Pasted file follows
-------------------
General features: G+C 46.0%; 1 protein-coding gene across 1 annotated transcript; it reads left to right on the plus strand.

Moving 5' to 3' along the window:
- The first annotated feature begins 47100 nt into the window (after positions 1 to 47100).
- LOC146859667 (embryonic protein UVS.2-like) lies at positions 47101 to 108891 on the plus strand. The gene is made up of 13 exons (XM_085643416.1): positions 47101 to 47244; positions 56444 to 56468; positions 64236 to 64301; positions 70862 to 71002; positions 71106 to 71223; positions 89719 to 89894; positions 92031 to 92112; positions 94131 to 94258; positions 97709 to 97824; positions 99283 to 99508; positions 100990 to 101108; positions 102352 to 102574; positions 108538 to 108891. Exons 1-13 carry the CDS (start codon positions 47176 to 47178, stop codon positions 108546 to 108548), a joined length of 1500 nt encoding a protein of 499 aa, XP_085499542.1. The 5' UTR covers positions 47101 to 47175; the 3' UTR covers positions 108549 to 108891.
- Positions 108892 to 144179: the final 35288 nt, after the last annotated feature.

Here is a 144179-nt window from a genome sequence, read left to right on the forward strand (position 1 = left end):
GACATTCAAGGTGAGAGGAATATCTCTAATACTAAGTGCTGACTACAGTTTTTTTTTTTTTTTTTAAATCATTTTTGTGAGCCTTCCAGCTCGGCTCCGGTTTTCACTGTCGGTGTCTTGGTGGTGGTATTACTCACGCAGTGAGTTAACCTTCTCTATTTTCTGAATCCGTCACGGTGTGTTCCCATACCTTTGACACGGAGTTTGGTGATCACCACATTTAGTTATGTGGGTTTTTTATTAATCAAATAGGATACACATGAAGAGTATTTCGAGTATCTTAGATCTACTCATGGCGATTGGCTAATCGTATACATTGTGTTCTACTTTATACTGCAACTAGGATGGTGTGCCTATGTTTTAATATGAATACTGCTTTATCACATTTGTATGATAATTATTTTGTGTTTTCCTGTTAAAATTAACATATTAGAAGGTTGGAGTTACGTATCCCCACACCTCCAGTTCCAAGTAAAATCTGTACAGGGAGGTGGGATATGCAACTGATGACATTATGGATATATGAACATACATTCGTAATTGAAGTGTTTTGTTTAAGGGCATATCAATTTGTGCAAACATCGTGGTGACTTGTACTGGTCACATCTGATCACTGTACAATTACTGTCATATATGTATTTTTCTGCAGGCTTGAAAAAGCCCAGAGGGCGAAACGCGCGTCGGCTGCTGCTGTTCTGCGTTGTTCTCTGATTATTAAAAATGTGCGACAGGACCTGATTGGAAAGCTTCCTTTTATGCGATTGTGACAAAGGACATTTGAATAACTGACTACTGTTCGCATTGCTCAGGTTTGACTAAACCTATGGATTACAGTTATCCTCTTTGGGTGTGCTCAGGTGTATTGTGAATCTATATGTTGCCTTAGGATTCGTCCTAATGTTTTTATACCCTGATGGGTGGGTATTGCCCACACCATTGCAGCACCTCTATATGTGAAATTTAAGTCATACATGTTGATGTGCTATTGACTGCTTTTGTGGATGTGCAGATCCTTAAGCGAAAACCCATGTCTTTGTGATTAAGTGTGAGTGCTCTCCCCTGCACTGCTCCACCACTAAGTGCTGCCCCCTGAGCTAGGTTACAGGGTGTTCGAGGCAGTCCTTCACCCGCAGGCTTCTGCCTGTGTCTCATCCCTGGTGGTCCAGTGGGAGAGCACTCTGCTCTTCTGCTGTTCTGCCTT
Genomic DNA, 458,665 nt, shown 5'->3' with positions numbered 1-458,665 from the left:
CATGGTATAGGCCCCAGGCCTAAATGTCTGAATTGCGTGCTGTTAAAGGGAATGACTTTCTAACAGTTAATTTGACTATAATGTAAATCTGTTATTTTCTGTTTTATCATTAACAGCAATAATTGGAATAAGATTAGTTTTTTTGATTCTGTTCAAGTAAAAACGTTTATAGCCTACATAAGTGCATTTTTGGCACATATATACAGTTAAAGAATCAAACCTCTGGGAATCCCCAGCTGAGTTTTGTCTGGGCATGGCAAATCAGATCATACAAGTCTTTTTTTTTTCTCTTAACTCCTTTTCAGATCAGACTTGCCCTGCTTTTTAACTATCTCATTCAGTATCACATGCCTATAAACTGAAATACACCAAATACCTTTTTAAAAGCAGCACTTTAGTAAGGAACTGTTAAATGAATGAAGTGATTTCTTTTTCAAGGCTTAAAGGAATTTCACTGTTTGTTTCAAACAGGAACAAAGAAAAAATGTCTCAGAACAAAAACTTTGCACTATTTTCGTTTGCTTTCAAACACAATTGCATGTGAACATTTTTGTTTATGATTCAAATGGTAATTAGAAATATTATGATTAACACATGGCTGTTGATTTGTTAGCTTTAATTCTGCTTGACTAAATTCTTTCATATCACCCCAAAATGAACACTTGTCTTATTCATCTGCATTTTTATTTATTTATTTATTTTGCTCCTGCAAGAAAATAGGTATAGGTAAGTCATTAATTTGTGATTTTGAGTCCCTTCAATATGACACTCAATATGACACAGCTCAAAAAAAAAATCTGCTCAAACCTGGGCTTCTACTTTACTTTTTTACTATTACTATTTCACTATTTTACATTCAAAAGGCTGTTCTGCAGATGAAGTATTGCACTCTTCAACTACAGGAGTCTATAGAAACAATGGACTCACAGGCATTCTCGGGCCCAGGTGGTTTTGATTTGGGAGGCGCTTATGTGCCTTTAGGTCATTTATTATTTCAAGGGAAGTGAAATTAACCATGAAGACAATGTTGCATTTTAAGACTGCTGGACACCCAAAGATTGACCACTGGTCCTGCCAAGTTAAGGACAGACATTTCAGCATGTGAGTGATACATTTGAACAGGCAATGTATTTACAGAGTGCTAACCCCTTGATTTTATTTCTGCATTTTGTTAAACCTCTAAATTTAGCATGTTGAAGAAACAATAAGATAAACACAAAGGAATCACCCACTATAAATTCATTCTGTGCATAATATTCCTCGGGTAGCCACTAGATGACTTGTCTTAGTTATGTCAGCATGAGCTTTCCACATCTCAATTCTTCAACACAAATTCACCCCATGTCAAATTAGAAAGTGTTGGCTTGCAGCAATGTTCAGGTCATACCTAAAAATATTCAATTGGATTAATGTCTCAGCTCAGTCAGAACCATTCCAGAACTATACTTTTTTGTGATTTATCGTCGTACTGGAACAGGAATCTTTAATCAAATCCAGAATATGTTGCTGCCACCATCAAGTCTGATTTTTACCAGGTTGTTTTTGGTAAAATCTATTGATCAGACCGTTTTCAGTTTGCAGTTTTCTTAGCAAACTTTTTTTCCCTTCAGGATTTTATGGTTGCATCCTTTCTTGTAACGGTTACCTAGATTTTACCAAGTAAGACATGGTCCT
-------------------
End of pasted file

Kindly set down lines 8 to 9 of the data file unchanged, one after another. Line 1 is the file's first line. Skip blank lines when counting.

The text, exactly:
Genomic DNA, 458,665 nt, shown 5'->3' with positions numbered 1-458,665 from the left:
CATGGTATAGGCCCCAGGCCTAAATGTCTGAATTGCGTGCTGTTAAAGGGAATGACTTTCTAACAGTTAATTTGACTATAATGTAAATCTGTTATTTTCTGTTTTATCATTAACAGCAATAATTGGAATAAGATTAGTTTTTTTGATTCTGTTCAAGTAAAAACGTTTATAGCCTACATAAGTGCATTTTTGGCACATATATACAGTTAAAGAATCAAACCTCTGGGAATCCCCAGCTGAGTTTTGTCTGGGCATGGCAAATCAGATCATACAAGTCTTTTTTTTTTCTCTTAACTCCTTTTCAGATCAGACTTGCCCTGCTTTTTAACTATCTCATTCAGTATCACATGCCTATAAACTGAAATACACCAAATACCTTTTTAAAAGCAGCACTTTAGTAAGGAACTGTTAAATGAATGAAGTGATTTCTTTTTCAAGGCTTAAAGGAATTTCACTGTTTGTTTCAAACAGGAACAAAGAAAAAATGTCTCAGAACAAAAACTTTGCACTATTTTCGTTTGCTTTCAAACACAATTGCATGTGAACATTTTTGTTTATGATTCAAATGGTAATTAGAAATATTATGATTAACACATGGCTGTTGATTTGTTAGCTTTAATTCTGCTTGACTAAATTCTTTCATATCACCCCAAAATGAACACTTGTCTTATTCATCTGCATTTTTATTTATTTATTTATTTTGCTCCTGCAAGAAAATAGGTATAGGTAAGTCATTAATTTGTGATTTTGAGTCCCTTCAATATGACACTCAATATGACACAGCTCAAAAAAAAAATCTGCTCAAACCTGGGCTTCTACTTTACTTTTTTACTATTACTATTTCACTATTTTACATTCAAAAGGCTGTTCTGCAGATGAAGTATTGCACTCTTCAACTACAGGAGTCTATAGAAACAATGGACTCACAGGCATTCTCGGGCCCAGGTGGTTTTGATTTGGGAGGCGCTTATGTGCCTTTAGGTCATTTATTATTTCAAGGGAAGTGAAATTAACCATGAAGACAATGTTGCATTTTAAGACTGCTGGACACCCAAAGATTGACCACTGGTCCTGCCAAGTTAAGGACAGACATTTCAGCATGTGAGTGATACATTTGAACAGGCAATGTATTTACAGAGTGCTAACCCCTTGATTTTATTTCTGCATTTTGTTAAACCTCTAAATTTAGCATGTTGAAGAAACAATAAGATAAACACAAAGGAATCACCCACTATAAATTCATTCTGTGCATAATATTCCTCGGGTAGCCACTAGATGACTTGTCTTAGTTATGTCAGCATGAGCTTTCCACATCTCAATTCTTCAACACAAATTCACCCCATGTCAAATTAGAAAGTGTTGGCTTGCAGCAATGTTCAGGTCATACCTAAAAATATTCAATTGGATTAATGTCTCAGCTCAGTCAGAACCATTCCAGAACTATACTTTTTTGTGATTTATCGTCGTACTGGAACAGGAATCTTTAATCAAATCCAGAATATGTTGCTGCCACCATCAAGTCTGATTTTTACCAGGTTGTTTTTGGTAAAATCTATTGATCAGACCGTTTTCAGTTTGCAGTTTTCTTAGCAAACTTTTTTTCCCTTCAGGATTTTATGGTTGCATCCTTTCTTGTAACGGTTACCTAGATTTTACCAAGTAAGACATGGTCCT